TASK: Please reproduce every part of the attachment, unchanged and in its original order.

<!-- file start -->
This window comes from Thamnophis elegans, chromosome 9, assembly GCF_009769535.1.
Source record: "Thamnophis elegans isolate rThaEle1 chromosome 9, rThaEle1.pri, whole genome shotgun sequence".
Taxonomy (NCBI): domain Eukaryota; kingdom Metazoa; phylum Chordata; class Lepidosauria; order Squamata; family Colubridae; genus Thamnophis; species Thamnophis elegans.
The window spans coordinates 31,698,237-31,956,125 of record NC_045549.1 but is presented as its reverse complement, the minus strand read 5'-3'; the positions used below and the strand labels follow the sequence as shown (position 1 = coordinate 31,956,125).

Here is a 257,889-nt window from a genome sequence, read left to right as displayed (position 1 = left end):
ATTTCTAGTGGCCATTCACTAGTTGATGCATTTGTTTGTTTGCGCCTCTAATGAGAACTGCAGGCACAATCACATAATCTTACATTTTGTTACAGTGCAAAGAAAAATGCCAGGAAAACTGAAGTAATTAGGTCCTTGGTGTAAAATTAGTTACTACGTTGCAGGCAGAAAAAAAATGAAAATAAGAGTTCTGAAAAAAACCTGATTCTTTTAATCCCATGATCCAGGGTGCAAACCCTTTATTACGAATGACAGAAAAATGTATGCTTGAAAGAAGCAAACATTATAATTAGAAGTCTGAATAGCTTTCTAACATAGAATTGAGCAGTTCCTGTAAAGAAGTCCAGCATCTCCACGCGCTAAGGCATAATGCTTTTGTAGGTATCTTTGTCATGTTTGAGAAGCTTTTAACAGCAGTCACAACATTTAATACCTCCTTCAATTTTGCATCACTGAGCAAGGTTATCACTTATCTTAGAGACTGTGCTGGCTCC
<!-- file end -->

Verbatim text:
This window comes from Thamnophis elegans, chromosome 9, assembly GCF_009769535.1.
Source record: "Thamnophis elegans isolate rThaEle1 chromosome 9, rThaEle1.pri, whole genome shotgun sequence".
Taxonomy (NCBI): domain Eukaryota; kingdom Metazoa; phylum Chordata; class Lepidosauria; order Squamata; family Colubridae; genus Thamnophis; species Thamnophis elegans.
The window spans coordinates 31,698,237-31,956,125 of record NC_045549.1 but is presented as its reverse complement, the minus strand read 5'-3'; the positions used below and the strand labels follow the sequence as shown (position 1 = coordinate 31,956,125).

Here is a 257,889-nt window from a genome sequence, read left to right as displayed (position 1 = left end):
ATTTCTAGTGGCCATTCACTAGTTGATGCATTTGTTTGTTTGCGCCTCTAATGAGAACTGCAGGCACAATCACATAATCTTACATTTTGTTACAGTGCAAAGAAAAATGCCAGGAAAACTGAAGTAATTAGGTCCTTGGTGTAAAATTAGTTACTACGTTGCAGGCAGAAAAAAAATGAAAATAAGAGTTCTGAAAAAAACCTGATTCTTTTAATCCCATGATCCAGGGTGCAAACCCTTTATTACGAATGACAGAAAAATGTATGCTTGAAAGAAGCAAACATTATAATTAGAAGTCTGAATAGCTTTCTAACATAGAATTGAGCAGTTCCTGTAAAGAAGTCCAGCATCTCCACGCGCTAAGGCATAATGCTTTTGTAGGTATCTTTGTCATGTTTGAGAAGCTTTTAACAGCAGTCACAACATTTAATACCTCCTTCAATTTTGCATCACTGAGCAAGGTTATCACTTATCTTAGAGACTGTGCTGGCTCC